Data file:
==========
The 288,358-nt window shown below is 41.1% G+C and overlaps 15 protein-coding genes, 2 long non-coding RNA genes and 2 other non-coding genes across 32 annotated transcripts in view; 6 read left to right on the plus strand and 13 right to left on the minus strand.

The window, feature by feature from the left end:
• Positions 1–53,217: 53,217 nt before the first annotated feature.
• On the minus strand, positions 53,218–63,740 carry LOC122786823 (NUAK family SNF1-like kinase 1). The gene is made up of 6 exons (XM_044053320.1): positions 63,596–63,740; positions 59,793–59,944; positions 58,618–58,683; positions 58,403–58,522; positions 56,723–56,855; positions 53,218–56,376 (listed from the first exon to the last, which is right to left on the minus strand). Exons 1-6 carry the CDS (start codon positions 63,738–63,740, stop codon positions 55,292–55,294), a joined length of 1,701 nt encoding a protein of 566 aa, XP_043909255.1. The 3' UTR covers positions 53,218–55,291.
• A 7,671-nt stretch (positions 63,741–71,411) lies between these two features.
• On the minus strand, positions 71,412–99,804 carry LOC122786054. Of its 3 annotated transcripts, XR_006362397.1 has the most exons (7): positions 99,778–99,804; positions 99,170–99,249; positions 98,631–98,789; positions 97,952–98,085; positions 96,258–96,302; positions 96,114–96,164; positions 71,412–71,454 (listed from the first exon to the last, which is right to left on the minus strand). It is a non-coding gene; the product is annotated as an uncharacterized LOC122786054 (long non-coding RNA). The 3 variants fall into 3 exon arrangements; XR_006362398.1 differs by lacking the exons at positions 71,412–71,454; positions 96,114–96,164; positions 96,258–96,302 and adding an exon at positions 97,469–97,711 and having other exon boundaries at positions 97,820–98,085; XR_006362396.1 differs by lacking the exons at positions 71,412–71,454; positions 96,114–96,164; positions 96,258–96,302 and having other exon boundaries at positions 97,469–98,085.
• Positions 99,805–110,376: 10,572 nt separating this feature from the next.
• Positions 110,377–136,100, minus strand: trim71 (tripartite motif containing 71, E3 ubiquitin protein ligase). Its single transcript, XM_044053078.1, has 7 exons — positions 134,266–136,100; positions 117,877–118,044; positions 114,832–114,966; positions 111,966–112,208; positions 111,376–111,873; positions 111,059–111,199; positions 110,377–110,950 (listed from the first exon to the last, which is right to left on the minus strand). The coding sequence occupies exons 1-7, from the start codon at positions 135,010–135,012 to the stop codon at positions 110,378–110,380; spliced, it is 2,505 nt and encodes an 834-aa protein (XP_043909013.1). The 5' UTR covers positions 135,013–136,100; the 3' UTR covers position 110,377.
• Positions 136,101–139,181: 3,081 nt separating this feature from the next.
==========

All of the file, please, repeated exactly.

The 288,358-nt window shown below is 41.1% G+C and overlaps 15 protein-coding genes, 2 long non-coding RNA genes and 2 other non-coding genes across 32 annotated transcripts in view; 6 read left to right on the plus strand and 13 right to left on the minus strand.

The window, feature by feature from the left end:
• Positions 1–53,217: 53,217 nt before the first annotated feature.
• On the minus strand, positions 53,218–63,740 carry LOC122786823 (NUAK family SNF1-like kinase 1). The gene is made up of 6 exons (XM_044053320.1): positions 63,596–63,740; positions 59,793–59,944; positions 58,618–58,683; positions 58,403–58,522; positions 56,723–56,855; positions 53,218–56,376 (listed from the first exon to the last, which is right to left on the minus strand). Exons 1-6 carry the CDS (start codon positions 63,738–63,740, stop codon positions 55,292–55,294), a joined length of 1,701 nt encoding a protein of 566 aa, XP_043909255.1. The 3' UTR covers positions 53,218–55,291.
• A 7,671-nt stretch (positions 63,741–71,411) lies between these two features.
• On the minus strand, positions 71,412–99,804 carry LOC122786054. Of its 3 annotated transcripts, XR_006362397.1 has the most exons (7): positions 99,778–99,804; positions 99,170–99,249; positions 98,631–98,789; positions 97,952–98,085; positions 96,258–96,302; positions 96,114–96,164; positions 71,412–71,454 (listed from the first exon to the last, which is right to left on the minus strand). It is a non-coding gene; the product is annotated as an uncharacterized LOC122786054 (long non-coding RNA). The 3 variants fall into 3 exon arrangements; XR_006362398.1 differs by lacking the exons at positions 71,412–71,454; positions 96,114–96,164; positions 96,258–96,302 and adding an exon at positions 97,469–97,711 and having other exon boundaries at positions 97,820–98,085; XR_006362396.1 differs by lacking the exons at positions 71,412–71,454; positions 96,114–96,164; positions 96,258–96,302 and having other exon boundaries at positions 97,469–98,085.
• Positions 99,805–110,376: 10,572 nt separating this feature from the next.
• Positions 110,377–136,100, minus strand: trim71 (tripartite motif containing 71, E3 ubiquitin protein ligase). Its single transcript, XM_044053078.1, has 7 exons — positions 134,266–136,100; positions 117,877–118,044; positions 114,832–114,966; positions 111,966–112,208; positions 111,376–111,873; positions 111,059–111,199; positions 110,377–110,950 (listed from the first exon to the last, which is right to left on the minus strand). The coding sequence occupies exons 1-7, from the start codon at positions 135,010–135,012 to the stop codon at positions 110,378–110,380; spliced, it is 2,505 nt and encodes an 834-aa protein (XP_043909013.1). The 5' UTR covers positions 135,013–136,100; the 3' UTR covers position 110,377.
• Positions 136,101–139,181: 3,081 nt separating this feature from the next.